What is Good Debt vs. Bad Debt?

Posted on Wednesday 04 December 2019

The word “debt” tends to go hand in hand with feelings of anxiety, frustration, and of course, an empty pocket. It’s hard to argue against this when you’ve been taught to avoid debts like the plague.

But thankfully, debt isn’t always a bad thing. After all, no one is truly capable of living completely debt-free. Even millionaires have debt from credit cards, mortgages, leases, business ventures, and others.

Whether you’re riding your bike to work or being chauffeured in a private limo, there’s an important distinction between the debt that improves your financial health and one that plummets your financial health. You need to be able to separate good debt from bad debt and know how to deal with them wisely.

Even if you don't have a plan to become outrageously wealthy, the path to financial success means understanding how to manage your money, including how to leverage debts. We’ll outline the differences between good debt and bad debt and show you how to structure your finances for success below:

All About Good Debt

Good debt is defined as “an investment that will grow in value or will generate long-term income.”

The classic example of good debt is taking out a loan to fund your education. When you finance higher education or additional workplace certification, you are essentially investing in yourself to broaden your skillset.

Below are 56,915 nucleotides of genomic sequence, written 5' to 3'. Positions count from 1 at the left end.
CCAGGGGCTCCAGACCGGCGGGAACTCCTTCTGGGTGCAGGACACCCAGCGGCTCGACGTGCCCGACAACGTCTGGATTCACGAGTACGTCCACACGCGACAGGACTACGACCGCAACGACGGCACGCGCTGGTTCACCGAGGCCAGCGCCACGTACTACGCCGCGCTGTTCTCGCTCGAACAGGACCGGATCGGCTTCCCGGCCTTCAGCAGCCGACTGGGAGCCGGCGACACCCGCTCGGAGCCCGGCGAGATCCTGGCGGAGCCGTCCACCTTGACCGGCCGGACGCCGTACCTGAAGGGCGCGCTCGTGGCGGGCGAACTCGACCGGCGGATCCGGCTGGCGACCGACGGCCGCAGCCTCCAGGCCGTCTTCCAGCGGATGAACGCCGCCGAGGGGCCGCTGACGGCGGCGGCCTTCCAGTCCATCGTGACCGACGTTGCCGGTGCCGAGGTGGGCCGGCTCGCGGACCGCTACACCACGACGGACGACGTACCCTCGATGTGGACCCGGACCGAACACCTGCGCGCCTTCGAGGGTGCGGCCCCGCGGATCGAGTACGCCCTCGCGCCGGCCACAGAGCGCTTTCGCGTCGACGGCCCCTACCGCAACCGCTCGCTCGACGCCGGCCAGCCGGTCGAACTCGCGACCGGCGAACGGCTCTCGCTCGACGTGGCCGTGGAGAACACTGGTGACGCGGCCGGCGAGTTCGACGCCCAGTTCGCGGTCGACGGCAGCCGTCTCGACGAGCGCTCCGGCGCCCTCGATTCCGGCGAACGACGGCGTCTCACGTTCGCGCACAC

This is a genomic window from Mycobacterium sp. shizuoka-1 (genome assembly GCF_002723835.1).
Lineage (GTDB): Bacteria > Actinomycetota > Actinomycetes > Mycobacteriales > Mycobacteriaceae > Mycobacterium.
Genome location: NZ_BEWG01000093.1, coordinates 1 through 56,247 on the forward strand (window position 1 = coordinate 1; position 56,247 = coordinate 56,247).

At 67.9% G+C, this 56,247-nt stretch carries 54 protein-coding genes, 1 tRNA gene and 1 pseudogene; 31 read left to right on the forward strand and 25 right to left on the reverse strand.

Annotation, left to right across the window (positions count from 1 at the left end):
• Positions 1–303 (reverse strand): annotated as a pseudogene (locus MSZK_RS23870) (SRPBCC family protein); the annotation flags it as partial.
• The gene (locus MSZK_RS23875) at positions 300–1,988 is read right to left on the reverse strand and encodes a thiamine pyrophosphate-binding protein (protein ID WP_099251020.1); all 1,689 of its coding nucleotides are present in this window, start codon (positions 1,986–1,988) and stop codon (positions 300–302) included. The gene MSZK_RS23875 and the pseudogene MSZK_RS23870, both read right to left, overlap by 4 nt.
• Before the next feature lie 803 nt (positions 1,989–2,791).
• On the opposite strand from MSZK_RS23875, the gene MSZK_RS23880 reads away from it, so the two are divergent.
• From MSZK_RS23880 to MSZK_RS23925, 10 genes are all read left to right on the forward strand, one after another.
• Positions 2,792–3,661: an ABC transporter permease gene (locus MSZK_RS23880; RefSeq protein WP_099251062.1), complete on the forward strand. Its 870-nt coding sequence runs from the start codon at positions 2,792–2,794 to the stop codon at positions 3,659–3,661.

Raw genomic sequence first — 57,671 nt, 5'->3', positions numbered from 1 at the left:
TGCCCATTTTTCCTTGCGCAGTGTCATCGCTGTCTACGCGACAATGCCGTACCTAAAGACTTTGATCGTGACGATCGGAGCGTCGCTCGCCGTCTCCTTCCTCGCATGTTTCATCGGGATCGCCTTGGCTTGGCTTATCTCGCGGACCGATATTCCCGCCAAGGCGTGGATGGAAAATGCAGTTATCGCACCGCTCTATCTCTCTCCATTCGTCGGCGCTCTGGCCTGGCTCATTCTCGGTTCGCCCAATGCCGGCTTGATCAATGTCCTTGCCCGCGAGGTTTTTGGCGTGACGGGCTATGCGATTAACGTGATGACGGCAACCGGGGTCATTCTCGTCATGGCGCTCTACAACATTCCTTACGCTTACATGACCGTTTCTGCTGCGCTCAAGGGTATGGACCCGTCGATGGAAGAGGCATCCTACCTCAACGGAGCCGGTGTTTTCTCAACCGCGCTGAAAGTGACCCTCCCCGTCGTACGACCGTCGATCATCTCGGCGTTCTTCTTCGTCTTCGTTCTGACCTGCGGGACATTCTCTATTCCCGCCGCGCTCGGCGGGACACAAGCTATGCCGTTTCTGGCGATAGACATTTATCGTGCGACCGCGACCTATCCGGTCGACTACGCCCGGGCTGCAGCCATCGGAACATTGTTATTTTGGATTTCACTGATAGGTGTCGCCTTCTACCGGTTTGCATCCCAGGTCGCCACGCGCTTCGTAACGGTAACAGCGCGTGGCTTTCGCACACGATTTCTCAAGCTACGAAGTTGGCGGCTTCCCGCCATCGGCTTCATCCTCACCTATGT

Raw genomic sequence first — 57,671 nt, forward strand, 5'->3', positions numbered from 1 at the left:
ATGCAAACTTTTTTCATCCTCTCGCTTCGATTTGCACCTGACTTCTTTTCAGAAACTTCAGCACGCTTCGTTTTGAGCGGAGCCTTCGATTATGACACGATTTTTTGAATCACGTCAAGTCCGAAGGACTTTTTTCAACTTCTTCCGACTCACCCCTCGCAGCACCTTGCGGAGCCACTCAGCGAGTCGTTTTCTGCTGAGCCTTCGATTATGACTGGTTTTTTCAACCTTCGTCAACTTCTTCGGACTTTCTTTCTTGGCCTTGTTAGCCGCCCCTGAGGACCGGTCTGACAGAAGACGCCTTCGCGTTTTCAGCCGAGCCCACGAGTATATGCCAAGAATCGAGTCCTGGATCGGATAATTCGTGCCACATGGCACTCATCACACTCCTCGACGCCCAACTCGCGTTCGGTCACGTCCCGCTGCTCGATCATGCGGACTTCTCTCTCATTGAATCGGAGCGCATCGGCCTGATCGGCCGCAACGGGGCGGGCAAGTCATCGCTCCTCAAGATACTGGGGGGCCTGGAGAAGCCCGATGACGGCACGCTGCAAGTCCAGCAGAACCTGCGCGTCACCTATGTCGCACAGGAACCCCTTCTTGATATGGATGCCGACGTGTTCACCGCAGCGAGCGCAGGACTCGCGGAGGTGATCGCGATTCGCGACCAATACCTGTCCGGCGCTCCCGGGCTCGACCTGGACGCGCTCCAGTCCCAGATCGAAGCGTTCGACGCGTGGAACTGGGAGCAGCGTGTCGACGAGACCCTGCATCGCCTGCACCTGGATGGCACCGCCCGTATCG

This makes you more attractive as a potential employee. An improved knowledge base of your field will boost your abilities and help you get higher-paying jobs. The benefits of funding your education apply to a lifetime of work, making it a worthwhile investment and one of the best kinds of good debt.

Purchasing a home is another example of good debt. Sure, the bank may own the home for as long as you are still paying on a mortgage, but that monthly payment still represents ownership. It also means that in the future, you could potentially sell your home and either get your money back or turn a profit.

The important thing to remember is that good debt builds value over time. Think of it this way: if you decide to open up your own coffee shop, you’re certainly going to incur some debt as a small business owner. You will have to rent or buy a storefront, hire employees, purchase grinders or espresso machines, source coffee beans, and more.

But over time, your small business can become a huge source of income. You can use that income to pay down your debt, and when you’re ready to retire, sell your business to another owner for a nice profit. In this, there’s a value that has been built over time that will greatly benefit you.

All About Bad Debt

While good debt represents investments that increase in value over time, bad debt represents things that won’t increase in value or provide revenue in the future.

Credit cards are the most common example of bad debt. They encourage spending above your means and come with high-interest rates, increasing your overall debt. Even worse, if you are making late payments on your credit cards, you can find yourself paying penalty fees on top of your interest. Failing to make timely payments can even result in a hit on your credit score. This affects your ability to get loans and other benefits. For instance, a bad credit score can make it harder for you to get a mortgage to buy a home.